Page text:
Category Archives: Education

A Platform for Activists

This correspondence relates to an article in The Chronicle of Higher Education by Katherine Mangan. The article was highlighted by a picture of four rather grumpy looking young interviewees and headed: What College Activists Want.

From an editor: On 7/16/2020 11:44 AM, Rachel Mull wrote:

Dear Professor Staddon,

Katherine Mangan passed along your email. To answer your questions:

In the past several weeks, racial-justice advocates have gained widespread support for their cause, with sustained calls for change at institutions of all kinds. Colleges are likely to face pressure from student activists and their allies well into the academic year. This article gives Chronicle readers a window into the viewpoints of a few such students.

Additional Chronicle coverage of this movement offers analysis, and will continue to do so in the future. Criticism is the domain of The Chronicle Review [Here is a relatively balanced example.]

Thank you for reading.

Rachel Cieri Mull

Senior Editor

The Chronicle of Higher Education


Dear Rachel Mull:

Thanks for responding. I take your point about newsworthiness, and thanks for the link — which also seems to be promoting the activists’ cause.  My problem is that as someone who has worked in a US university for decades, I see little evidence for many of the claims these kids make and little or no representation of that point of view in CHED.  A couple of examples:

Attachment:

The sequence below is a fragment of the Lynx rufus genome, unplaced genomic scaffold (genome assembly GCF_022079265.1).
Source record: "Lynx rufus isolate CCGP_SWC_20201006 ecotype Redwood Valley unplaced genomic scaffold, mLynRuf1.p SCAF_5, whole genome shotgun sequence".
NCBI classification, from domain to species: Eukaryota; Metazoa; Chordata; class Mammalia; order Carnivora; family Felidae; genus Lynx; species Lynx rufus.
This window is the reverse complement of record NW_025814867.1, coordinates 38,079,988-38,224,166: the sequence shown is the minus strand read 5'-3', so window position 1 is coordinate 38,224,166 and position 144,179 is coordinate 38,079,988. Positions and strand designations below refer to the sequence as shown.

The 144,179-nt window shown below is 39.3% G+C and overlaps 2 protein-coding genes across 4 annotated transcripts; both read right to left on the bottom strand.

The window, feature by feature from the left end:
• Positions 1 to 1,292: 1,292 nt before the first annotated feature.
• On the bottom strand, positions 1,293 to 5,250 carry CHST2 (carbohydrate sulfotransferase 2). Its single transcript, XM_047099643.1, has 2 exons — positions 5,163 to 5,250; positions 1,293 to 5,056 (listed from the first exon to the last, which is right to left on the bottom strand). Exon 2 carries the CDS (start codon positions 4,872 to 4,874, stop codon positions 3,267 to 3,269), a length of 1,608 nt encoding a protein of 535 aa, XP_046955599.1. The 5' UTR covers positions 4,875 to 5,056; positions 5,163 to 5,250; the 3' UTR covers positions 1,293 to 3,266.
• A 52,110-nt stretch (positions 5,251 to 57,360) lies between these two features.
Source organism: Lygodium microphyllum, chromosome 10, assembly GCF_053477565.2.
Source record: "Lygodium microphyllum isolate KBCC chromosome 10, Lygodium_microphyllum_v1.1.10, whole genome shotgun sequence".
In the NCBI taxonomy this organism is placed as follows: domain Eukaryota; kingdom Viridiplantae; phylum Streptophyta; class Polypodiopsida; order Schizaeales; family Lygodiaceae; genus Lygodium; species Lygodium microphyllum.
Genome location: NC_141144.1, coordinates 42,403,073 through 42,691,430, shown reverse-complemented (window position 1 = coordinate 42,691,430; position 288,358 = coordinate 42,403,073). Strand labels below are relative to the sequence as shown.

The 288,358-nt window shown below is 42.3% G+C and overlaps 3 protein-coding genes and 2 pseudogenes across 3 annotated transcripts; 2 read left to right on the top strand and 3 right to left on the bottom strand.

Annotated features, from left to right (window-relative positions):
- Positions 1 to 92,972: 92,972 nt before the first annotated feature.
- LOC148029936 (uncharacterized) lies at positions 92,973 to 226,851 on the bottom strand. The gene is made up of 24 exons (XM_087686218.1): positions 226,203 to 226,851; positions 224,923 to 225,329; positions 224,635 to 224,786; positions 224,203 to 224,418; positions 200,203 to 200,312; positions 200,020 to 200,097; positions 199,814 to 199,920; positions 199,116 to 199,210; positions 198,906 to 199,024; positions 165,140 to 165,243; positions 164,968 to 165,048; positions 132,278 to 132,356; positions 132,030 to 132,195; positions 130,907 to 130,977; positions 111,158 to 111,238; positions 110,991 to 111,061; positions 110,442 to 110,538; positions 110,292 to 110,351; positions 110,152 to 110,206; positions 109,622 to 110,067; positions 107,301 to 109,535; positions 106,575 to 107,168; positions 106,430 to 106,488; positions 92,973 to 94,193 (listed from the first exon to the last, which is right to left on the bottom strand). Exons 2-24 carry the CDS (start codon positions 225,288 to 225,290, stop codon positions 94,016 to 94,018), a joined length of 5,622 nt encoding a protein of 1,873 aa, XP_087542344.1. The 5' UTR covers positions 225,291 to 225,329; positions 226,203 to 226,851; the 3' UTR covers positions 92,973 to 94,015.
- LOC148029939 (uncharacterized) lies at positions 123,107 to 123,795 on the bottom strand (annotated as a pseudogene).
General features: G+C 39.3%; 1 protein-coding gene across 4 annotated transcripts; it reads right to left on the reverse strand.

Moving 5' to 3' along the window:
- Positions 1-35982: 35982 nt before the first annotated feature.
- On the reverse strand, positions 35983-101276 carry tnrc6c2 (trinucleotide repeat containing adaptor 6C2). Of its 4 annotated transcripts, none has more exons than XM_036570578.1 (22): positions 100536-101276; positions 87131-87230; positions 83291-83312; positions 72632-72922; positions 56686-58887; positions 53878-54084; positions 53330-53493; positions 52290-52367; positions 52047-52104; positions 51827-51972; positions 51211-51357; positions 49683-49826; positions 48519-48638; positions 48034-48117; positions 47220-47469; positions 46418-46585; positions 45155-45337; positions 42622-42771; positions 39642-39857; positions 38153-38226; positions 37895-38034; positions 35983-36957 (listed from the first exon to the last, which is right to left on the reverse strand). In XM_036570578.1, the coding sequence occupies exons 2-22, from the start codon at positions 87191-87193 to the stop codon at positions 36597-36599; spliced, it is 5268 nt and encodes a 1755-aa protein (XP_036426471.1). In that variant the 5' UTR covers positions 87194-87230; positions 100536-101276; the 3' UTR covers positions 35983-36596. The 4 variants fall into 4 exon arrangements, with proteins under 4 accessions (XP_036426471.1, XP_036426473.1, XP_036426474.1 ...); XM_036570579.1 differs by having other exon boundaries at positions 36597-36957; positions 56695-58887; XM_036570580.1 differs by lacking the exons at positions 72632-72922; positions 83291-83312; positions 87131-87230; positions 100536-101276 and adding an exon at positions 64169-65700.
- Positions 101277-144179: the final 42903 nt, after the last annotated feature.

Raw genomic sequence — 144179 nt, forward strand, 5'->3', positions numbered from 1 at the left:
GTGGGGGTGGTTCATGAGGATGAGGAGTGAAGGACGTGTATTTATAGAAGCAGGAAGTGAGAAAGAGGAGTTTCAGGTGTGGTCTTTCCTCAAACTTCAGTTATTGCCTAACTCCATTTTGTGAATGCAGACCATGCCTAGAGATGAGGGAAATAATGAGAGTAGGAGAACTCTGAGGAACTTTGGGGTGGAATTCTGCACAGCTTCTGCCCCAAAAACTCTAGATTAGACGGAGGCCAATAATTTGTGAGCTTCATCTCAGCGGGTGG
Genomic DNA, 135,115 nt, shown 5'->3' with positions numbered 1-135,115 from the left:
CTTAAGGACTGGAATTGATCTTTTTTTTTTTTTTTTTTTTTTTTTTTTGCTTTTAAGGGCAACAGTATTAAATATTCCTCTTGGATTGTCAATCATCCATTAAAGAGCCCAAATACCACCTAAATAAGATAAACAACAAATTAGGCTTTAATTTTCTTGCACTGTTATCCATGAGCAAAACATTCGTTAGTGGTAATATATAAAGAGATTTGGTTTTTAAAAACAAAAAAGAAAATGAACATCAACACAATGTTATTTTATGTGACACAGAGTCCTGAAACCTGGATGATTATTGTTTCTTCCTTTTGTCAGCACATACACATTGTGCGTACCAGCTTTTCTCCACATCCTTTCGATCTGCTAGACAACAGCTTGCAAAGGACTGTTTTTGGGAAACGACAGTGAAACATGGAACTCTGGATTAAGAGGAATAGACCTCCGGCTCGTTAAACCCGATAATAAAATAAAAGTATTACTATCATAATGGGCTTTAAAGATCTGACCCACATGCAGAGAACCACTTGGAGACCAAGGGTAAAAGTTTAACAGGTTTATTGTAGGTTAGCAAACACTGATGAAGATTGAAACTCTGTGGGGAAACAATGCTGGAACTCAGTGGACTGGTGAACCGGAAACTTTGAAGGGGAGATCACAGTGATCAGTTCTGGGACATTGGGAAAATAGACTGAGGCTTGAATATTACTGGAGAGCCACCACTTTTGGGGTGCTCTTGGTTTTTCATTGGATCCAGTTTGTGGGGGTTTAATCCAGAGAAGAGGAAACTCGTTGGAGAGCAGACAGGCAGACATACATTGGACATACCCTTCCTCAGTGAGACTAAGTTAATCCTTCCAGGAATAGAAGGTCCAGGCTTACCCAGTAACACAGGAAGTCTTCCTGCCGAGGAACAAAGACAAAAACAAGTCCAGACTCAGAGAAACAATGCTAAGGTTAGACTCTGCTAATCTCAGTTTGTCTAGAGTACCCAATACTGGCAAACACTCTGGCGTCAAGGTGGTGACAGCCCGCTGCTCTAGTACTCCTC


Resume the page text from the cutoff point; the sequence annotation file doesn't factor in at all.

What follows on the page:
“it was a jarring reminder for Maliya Homer of how vulnerable she felt as a Black woman.” But the question is: How rational is it for Ms. Homer to feel that way on the campus of a university where such events essentially never occur? Does she need a course in statistics? In other words, is it her problem or ours? (Of course, it is a problem for government and law enforcement, but that is another matter.)

Tyler Yarbrough is concerned about Emmett Till, but who isn’t? I can’t imagine anyone who doesn’t deplore what happened. I suspect that the frat boys [“a photo emerged last year of fraternity members posing with guns in front of a bullet-pocked memorial sign to Till.”] were just reacting against the pressure to conform (has anybody investigated?). I well remember how I behaved as a college kid in less tumultuous times.

A confederate statue is just a statue; it doesn’t “say” anything. It means different things to different people. Many, myself included, don’t see those statues as anything more than relics of history reflecting the importance of the figure not his virtue.

What do southerners, white and black, really think? If only a minority see these statues as celebrating slavery and a majority see them as reminders of Southern history, then should the  minority, who see them as somehow supporting racism, automatically have their way — never mind the illegality of toppling?

“Among their key demands: Students need more minority faculty, staff, and administrators they can feel comfortable confiding in and seeking advice from.” Knowledge has no color; white kids have sought comfort from black nannies in ages past; why should not black kids do likewise with whites?  Segregating students and faculty by color turns history on its head, and is racist besides.

I could go on. The point is that these are emotional and contentious issues. They should not be presented without a context. Perhaps next time, if you pick four students, there should be two on each side of the debate.

John S.

Possum’s Handy Guide to Wokeness

Rational people in Western society have been puzzled in recent years by a series of disturbing words, some new, some old with new meanings.  Information and analysis is now available to help the ‘unwoke’ to appreciate, if not fully understand, these powerful new concepts. Our account might even interest the occasional ‘wokester’ who has a side-interest in reason. The  guide follows: